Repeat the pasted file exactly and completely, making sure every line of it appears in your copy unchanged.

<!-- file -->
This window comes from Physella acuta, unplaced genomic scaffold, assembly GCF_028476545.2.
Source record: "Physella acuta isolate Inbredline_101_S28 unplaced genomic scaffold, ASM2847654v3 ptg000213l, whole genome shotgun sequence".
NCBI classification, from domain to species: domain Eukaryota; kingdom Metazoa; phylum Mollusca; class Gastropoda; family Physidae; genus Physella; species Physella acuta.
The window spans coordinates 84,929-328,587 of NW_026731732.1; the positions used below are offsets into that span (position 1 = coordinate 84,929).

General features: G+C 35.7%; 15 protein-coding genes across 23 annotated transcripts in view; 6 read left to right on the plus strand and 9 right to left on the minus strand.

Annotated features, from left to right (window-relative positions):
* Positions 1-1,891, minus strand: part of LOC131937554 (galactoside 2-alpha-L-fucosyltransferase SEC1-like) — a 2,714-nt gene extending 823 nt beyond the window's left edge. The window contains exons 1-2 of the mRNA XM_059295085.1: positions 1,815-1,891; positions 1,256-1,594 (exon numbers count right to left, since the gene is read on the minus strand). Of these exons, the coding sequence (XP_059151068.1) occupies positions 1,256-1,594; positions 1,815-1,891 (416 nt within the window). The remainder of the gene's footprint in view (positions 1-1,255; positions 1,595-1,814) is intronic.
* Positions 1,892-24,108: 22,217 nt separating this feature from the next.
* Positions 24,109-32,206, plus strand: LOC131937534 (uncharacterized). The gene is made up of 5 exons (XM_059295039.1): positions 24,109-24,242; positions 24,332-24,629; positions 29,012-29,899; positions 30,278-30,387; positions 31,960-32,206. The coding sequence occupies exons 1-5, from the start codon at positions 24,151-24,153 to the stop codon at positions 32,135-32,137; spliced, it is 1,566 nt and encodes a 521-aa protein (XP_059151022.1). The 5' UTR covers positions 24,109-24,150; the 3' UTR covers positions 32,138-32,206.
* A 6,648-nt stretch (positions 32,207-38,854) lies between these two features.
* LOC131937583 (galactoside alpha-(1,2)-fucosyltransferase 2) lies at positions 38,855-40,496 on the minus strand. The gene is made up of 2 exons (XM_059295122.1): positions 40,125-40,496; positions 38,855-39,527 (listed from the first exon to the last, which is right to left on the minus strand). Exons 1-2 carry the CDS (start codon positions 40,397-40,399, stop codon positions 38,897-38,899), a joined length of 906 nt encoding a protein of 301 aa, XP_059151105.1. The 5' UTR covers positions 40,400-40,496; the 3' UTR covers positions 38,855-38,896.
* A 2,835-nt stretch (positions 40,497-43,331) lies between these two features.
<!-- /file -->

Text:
This window comes from Physella acuta, unplaced genomic scaffold, assembly GCF_028476545.2.
Source record: "Physella acuta isolate Inbredline_101_S28 unplaced genomic scaffold, ASM2847654v3 ptg000213l, whole genome shotgun sequence".
NCBI classification, from domain to species: domain Eukaryota; kingdom Metazoa; phylum Mollusca; class Gastropoda; family Physidae; genus Physella; species Physella acuta.
The window spans coordinates 84,929-328,587 of NW_026731732.1; the positions used below are offsets into that span (position 1 = coordinate 84,929).

General features: G+C 35.7%; 15 protein-coding genes across 23 annotated transcripts in view; 6 read left to right on the plus strand and 9 right to left on the minus strand.

Annotated features, from left to right (window-relative positions):
* Positions 1-1,891, minus strand: part of LOC131937554 (galactoside 2-alpha-L-fucosyltransferase SEC1-like) — a 2,714-nt gene extending 823 nt beyond the window's left edge. The window contains exons 1-2 of the mRNA XM_059295085.1: positions 1,815-1,891; positions 1,256-1,594 (exon numbers count right to left, since the gene is read on the minus strand). Of these exons, the coding sequence (XP_059151068.1) occupies positions 1,256-1,594; positions 1,815-1,891 (416 nt within the window). The remainder of the gene's footprint in view (positions 1-1,255; positions 1,595-1,814) is intronic.
* Positions 1,892-24,108: 22,217 nt separating this feature from the next.
* Positions 24,109-32,206, plus strand: LOC131937534 (uncharacterized). The gene is made up of 5 exons (XM_059295039.1): positions 24,109-24,242; positions 24,332-24,629; positions 29,012-29,899; positions 30,278-30,387; positions 31,960-32,206. The coding sequence occupies exons 1-5, from the start codon at positions 24,151-24,153 to the stop codon at positions 32,135-32,137; spliced, it is 1,566 nt and encodes a 521-aa protein (XP_059151022.1). The 5' UTR covers positions 24,109-24,150; the 3' UTR covers positions 32,138-32,206.
* A 6,648-nt stretch (positions 32,207-38,854) lies between these two features.
* LOC131937583 (galactoside alpha-(1,2)-fucosyltransferase 2) lies at positions 38,855-40,496 on the minus strand. The gene is made up of 2 exons (XM_059295122.1): positions 40,125-40,496; positions 38,855-39,527 (listed from the first exon to the last, which is right to left on the minus strand). Exons 1-2 carry the CDS (start codon positions 40,397-40,399, stop codon positions 38,897-38,899), a joined length of 906 nt encoding a protein of 301 aa, XP_059151105.1. The 5' UTR covers positions 40,400-40,496; the 3' UTR covers positions 38,855-38,896.
* A 2,835-nt stretch (positions 40,497-43,331) lies between these two features.